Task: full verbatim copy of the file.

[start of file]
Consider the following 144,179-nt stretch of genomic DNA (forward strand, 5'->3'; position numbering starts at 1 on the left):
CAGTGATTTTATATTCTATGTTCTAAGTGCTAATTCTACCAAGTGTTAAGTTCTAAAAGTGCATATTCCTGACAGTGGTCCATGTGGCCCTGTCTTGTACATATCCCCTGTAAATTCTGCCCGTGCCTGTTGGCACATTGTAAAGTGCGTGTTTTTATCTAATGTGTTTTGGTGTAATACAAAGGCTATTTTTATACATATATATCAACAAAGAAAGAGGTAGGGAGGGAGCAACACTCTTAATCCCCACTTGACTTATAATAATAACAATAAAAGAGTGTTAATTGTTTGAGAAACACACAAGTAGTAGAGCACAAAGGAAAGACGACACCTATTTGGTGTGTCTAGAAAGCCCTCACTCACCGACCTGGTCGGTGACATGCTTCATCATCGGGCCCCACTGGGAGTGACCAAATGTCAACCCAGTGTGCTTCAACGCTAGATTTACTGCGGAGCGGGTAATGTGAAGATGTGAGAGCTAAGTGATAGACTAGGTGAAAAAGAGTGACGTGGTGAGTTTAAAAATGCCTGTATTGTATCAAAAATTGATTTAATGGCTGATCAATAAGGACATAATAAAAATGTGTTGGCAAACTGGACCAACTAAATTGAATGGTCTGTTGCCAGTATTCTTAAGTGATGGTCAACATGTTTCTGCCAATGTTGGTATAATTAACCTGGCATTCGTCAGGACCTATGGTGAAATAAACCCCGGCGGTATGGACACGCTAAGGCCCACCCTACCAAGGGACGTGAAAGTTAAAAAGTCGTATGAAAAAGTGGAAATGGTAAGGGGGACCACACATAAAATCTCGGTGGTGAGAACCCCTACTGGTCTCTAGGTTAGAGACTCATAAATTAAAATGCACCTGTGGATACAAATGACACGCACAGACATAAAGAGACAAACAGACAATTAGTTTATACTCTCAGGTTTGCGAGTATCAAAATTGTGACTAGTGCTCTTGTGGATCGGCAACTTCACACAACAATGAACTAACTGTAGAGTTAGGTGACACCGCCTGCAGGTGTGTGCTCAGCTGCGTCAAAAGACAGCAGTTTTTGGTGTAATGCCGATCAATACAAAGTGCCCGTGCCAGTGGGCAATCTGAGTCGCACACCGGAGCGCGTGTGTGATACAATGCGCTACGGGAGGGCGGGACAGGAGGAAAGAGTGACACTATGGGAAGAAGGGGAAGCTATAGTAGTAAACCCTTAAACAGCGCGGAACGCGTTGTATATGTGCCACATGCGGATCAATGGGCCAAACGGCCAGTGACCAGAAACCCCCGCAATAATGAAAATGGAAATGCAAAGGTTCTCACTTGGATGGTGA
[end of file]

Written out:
Consider the following 144,179-nt stretch of genomic DNA (forward strand, 5'->3'; position numbering starts at 1 on the left):
CAGTGATTTTATATTCTATGTTCTAAGTGCTAATTCTACCAAGTGTTAAGTTCTAAAAGTGCATATTCCTGACAGTGGTCCATGTGGCCCTGTCTTGTACATATCCCCTGTAAATTCTGCCCGTGCCTGTTGGCACATTGTAAAGTGCGTGTTTTTATCTAATGTGTTTTGGTGTAATACAAAGGCTATTTTTATACATATATATCAACAAAGAAAGAGGTAGGGAGGGAGCAACACTCTTAATCCCCACTTGACTTATAATAATAACAATAAAAGAGTGTTAATTGTTTGAGAAACACACAAGTAGTAGAGCACAAAGGAAAGACGACACCTATTTGGTGTGTCTAGAAAGCCCTCACTCACCGACCTGGTCGGTGACATGCTTCATCATCGGGCCCCACTGGGAGTGACCAAATGTCAACCCAGTGTGCTTCAACGCTAGATTTACTGCGGAGCGGGTAATGTGAAGATGTGAGAGCTAAGTGATAGACTAGGTGAAAAAGAGTGACGTGGTGAGTTTAAAAATGCCTGTATTGTATCAAAAATTGATTTAATGGCTGATCAATAAGGACATAATAAAAATGTGTTGGCAAACTGGACCAACTAAATTGAATGGTCTGTTGCCAGTATTCTTAAGTGATGGTCAACATGTTTCTGCCAATGTTGGTATAATTAACCTGGCATTCGTCAGGACCTATGGTGAAATAAACCCCGGCGGTATGGACACGCTAAGGCCCACCCTACCAAGGGACGTGAAAGTTAAAAAGTCGTATGAAAAAGTGGAAATGGTAAGGGGGACCACACATAAAATCTCGGTGGTGAGAACCCCTACTGGTCTCTAGGTTAGAGACTCATAAATTAAAATGCACCTGTGGATACAAATGACACGCACAGACATAAAGAGACAAACAGACAATTAGTTTATACTCTCAGGTTTGCGAGTATCAAAATTGTGACTAGTGCTCTTGTGGATCGGCAACTTCACACAACAATGAACTAACTGTAGAGTTAGGTGACACCGCCTGCAGGTGTGTGCTCAGCTGCGTCAAAAGACAGCAGTTTTTGGTGTAATGCCGATCAATACAAAGTGCCCGTGCCAGTGGGCAATCTGAGTCGCACACCGGAGCGCGTGTGTGATACAATGCGCTACGGGAGGGCGGGACAGGAGGAAAGAGTGACACTATGGGAAGAAGGGGAAGCTATAGTAGTAAACCCTTAAACAGCGCGGAACGCGTTGTATATGTGCCACATGCGGATCAATGGGCCAAACGGCCAGTGACCAGAAACCCCCGCAATAATGAAAATGGAAATGCAAAGGTTCTCACTTGGATGGTGA